Malaysia: Over 1,800 tonnes of toxic waste found abandoned

Malaysia says 110 containers of hazardous heavy metals have been found abandoned at a port.

Some 1,864 tonnes of electric arc furnace dust (EAFD), a by-product of steel production that contains heavy metals like zinc, cadmium and lead, were found to have illegally entered the country.

It is the largest amount of dumped toxic waste of its kind ever discovered in Malaysia.

Officials said the containers came from Romania and were bound for Indonesia when they were abandoned last month at the Tanjung Pelepas port in the southern state of Johor.

Environment and water minister Tuan Ibrahim was quoted by state media as saying: “The discovery of the EAFD, on transit in Malaysia and bound for Indonesia, is the biggest finding of its kind in Malaysian history.”

An international treaty, called the Basel Convention, is designed to cut the movements of hazardous waste between nations.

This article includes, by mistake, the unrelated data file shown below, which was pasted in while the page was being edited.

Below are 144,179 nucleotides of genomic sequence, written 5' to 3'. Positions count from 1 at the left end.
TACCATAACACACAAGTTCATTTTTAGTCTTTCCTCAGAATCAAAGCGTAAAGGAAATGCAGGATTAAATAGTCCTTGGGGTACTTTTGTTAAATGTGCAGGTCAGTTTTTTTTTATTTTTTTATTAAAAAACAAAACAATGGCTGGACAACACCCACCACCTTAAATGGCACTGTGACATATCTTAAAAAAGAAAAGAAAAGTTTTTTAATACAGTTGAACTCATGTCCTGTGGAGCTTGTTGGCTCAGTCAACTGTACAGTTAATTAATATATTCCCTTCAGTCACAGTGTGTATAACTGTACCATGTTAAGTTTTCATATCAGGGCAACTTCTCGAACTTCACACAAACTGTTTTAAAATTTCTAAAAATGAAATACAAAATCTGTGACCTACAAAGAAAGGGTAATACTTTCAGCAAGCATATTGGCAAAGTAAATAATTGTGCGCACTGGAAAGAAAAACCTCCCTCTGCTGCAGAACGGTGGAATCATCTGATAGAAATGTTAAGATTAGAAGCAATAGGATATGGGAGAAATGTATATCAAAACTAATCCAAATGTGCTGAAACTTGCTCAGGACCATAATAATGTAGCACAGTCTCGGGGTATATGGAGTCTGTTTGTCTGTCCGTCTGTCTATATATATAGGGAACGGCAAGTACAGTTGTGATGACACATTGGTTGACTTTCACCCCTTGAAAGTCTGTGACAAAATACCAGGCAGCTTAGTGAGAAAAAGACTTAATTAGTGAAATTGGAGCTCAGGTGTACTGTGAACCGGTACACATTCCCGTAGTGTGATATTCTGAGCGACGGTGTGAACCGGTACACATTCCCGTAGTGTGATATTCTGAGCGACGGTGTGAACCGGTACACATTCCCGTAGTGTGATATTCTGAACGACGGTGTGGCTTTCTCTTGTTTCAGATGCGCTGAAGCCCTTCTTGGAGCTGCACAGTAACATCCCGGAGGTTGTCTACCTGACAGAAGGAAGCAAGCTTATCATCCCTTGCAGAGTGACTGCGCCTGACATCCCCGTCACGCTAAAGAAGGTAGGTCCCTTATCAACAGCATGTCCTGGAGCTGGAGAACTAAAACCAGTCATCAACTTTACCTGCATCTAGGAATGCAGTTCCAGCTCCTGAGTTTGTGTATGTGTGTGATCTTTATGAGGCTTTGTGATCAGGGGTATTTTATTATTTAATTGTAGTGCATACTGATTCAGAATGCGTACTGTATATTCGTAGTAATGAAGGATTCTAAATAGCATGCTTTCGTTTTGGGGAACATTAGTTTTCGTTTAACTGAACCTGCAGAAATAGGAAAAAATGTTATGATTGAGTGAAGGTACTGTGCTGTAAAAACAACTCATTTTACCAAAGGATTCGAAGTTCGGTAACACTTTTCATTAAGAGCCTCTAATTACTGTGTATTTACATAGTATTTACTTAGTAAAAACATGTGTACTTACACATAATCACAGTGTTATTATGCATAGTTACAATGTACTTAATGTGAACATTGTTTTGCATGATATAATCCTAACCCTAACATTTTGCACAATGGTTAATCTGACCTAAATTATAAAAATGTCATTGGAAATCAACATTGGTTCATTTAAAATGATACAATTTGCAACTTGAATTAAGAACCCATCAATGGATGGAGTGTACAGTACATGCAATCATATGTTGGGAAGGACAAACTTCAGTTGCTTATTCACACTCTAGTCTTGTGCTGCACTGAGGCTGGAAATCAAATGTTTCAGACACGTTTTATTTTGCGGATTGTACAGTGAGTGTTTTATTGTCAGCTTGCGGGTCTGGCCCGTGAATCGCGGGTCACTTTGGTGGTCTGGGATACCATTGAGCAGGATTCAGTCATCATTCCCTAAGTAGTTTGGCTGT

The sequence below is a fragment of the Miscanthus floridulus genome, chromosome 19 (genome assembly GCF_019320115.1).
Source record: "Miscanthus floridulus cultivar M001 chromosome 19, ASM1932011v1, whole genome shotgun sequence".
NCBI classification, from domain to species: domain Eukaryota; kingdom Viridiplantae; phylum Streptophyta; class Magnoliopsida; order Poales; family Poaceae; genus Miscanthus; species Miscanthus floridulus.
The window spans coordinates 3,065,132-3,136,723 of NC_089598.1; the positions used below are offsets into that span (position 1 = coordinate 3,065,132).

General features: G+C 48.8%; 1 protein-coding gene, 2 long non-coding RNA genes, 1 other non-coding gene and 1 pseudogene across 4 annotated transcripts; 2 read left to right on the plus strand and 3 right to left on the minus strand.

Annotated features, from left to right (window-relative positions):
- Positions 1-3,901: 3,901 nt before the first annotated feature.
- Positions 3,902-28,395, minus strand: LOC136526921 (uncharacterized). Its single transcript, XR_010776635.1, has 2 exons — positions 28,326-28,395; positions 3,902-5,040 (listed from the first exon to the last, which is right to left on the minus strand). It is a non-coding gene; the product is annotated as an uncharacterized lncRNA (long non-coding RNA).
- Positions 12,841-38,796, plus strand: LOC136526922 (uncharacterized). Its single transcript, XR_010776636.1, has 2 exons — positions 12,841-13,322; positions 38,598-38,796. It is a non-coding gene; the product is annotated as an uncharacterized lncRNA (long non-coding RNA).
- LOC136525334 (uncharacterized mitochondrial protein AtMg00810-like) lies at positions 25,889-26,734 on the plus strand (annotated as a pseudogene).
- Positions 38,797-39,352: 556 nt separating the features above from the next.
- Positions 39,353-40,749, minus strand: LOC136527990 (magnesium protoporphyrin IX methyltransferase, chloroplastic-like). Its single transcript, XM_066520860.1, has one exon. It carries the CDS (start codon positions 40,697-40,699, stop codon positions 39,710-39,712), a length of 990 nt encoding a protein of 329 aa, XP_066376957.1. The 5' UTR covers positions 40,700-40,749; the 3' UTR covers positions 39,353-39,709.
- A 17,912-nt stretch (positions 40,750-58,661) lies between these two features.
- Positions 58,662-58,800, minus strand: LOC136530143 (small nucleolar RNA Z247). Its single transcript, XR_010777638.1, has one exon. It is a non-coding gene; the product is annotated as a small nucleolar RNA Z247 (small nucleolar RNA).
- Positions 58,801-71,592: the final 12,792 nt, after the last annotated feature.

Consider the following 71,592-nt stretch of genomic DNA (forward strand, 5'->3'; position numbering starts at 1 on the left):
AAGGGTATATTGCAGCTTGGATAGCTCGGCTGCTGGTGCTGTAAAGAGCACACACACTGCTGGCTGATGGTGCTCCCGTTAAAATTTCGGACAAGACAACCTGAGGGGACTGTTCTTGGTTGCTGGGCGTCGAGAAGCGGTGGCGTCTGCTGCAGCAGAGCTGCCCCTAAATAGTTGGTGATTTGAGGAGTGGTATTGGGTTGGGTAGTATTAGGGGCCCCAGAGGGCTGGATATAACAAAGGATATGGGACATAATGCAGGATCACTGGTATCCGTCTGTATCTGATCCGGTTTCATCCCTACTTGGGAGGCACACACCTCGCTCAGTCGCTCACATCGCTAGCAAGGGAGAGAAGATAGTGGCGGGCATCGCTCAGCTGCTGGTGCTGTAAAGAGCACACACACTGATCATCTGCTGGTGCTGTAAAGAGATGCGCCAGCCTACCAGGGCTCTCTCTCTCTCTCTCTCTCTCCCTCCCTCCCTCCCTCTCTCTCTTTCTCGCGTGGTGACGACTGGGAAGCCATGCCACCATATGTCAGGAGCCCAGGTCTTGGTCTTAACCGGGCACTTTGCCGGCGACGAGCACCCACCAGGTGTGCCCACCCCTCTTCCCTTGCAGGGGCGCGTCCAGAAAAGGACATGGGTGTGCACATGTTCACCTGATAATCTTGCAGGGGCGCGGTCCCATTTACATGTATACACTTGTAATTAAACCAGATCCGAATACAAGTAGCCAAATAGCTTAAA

The EAFD, classified as toxic waste under the convention, had been listed as concentrated zinc in declaration forms, he said.

He added: “The Department of Environment, as the Basel Convention authority (for Malaysia), has not granted approval for or received notifications from the waste exporter to transit in Malaysia.”

In recent years, Malaysia became the world’s main destination for plastic waste after China banned imports of scrap.

But it has been negotiating with origin countries to take back hundreds of containers of plastic that entered the country illegally.

In January, it was revealed Malaysia had sent back 150 containers of plastic waste to 13 mainly rich countries, including 42 to the UK, since the third quarter of last year.

Malaysia has contacted Romania to arrange for the return of the containers and has asked Interpol to investigate, state media Bernama reported.

The Romanian embassy in Kuala Lumpur did not immediately respond to a request for comment.

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